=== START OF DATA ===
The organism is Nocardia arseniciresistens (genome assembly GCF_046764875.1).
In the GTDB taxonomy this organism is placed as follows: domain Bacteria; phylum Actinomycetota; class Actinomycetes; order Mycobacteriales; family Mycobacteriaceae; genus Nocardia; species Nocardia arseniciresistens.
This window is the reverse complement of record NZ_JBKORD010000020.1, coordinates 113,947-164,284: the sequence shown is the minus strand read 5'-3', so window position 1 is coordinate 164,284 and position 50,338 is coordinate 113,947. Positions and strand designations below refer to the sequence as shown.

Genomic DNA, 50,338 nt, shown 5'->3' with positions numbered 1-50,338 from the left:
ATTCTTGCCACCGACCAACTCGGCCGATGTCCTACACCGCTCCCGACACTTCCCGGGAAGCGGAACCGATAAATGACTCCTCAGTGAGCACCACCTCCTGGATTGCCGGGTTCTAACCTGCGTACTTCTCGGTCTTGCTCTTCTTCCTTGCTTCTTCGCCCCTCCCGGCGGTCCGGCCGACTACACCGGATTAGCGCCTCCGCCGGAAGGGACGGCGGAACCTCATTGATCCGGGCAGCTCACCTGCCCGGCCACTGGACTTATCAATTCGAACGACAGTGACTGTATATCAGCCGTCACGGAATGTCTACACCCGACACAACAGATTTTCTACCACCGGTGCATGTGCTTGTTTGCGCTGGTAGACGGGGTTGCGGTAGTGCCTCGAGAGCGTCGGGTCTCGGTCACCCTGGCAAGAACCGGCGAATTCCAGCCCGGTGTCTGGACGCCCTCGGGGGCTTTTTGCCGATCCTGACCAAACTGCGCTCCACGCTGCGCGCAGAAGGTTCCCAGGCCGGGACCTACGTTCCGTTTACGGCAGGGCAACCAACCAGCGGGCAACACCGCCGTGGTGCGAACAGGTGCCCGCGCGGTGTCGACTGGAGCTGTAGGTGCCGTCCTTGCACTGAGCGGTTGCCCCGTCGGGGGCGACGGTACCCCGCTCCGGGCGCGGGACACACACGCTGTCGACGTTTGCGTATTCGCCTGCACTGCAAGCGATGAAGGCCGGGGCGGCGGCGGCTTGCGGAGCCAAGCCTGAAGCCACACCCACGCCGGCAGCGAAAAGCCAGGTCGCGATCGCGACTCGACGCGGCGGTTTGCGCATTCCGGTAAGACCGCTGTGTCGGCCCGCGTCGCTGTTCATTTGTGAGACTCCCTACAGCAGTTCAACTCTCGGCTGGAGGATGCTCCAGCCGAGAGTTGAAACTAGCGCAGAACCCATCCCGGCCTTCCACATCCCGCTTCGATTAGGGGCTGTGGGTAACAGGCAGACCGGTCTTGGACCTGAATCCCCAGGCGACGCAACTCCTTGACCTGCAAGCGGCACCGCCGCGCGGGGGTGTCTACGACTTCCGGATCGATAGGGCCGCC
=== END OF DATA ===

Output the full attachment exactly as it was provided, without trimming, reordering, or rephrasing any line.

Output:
The organism is Nocardia arseniciresistens (genome assembly GCF_046764875.1).
In the GTDB taxonomy this organism is placed as follows: domain Bacteria; phylum Actinomycetota; class Actinomycetes; order Mycobacteriales; family Mycobacteriaceae; genus Nocardia; species Nocardia arseniciresistens.
This window is the reverse complement of record NZ_JBKORD010000020.1, coordinates 113,947-164,284: the sequence shown is the minus strand read 5'-3', so window position 1 is coordinate 164,284 and position 50,338 is coordinate 113,947. Positions and strand designations below refer to the sequence as shown.

Genomic DNA, 50,338 nt, shown 5'->3' with positions numbered 1-50,338 from the left:
ATTCTTGCCACCGACCAACTCGGCCGATGTCCTACACCGCTCCCGACACTTCCCGGGAAGCGGAACCGATAAATGACTCCTCAGTGAGCACCACCTCCTGGATTGCCGGGTTCTAACCTGCGTACTTCTCGGTCTTGCTCTTCTTCCTTGCTTCTTCGCCCCTCCCGGCGGTCCGGCCGACTACACCGGATTAGCGCCTCCGCCGGAAGGGACGGCGGAACCTCATTGATCCGGGCAGCTCACCTGCCCGGCCACTGGACTTATCAATTCGAACGACAGTGACTGTATATCAGCCGTCACGGAATGTCTACACCCGACACAACAGATTTTCTACCACCGGTGCATGTGCTTGTTTGCGCTGGTAGACGGGGTTGCGGTAGTGCCTCGAGAGCGTCGGGTCTCGGTCACCCTGGCAAGAACCGGCGAATTCCAGCCCGGTGTCTGGACGCCCTCGGGGGCTTTTTGCCGATCCTGACCAAACTGCGCTCCACGCTGCGCGCAGAAGGTTCCCAGGCCGGGACCTACGTTCCGTTTACGGCAGGGCAACCAACCAGCGGGCAACACCGCCGTGGTGCGAACAGGTGCCCGCGCGGTGTCGACTGGAGCTGTAGGTGCCGTCCTTGCACTGAGCGGTTGCCCCGTCGGGGGCGACGGTACCCCGCTCCGGGCGCGGGACACACACGCTGTCGACGTTTGCGTATTCGCCTGCACTGCAAGCGATGAAGGCCGGGGCGGCGGCGGCTTGCGGAGCCAAGCCTGAAGCCACACCCACGCCGGCAGCGAAAAGCCAGGTCGCGATCGCGACTCGACGCGGCGGTTTGCGCATTCCGGTAAGACCGCTGTGTCGGCCCGCGTCGCTGTTCATTTGTGAGACTCCCTACAGCAGTTCAACTCTCGGCTGGAGGATGCTCCAGCCGAGAGTTGAAACTAGCGCAGAACCCATCCCGGCCTTCCACATCCCGCTTCGATTAGGGGCTGTGGGTAACAGGCAGACCGGTCTTGGACCTGAATCCCCAGGCGACGCAACTCCTTGACCTGCAAGCGGCACCGCCGCGCGGGGGTGTCTACGACTTCCGGATCGATAGGGCCGCC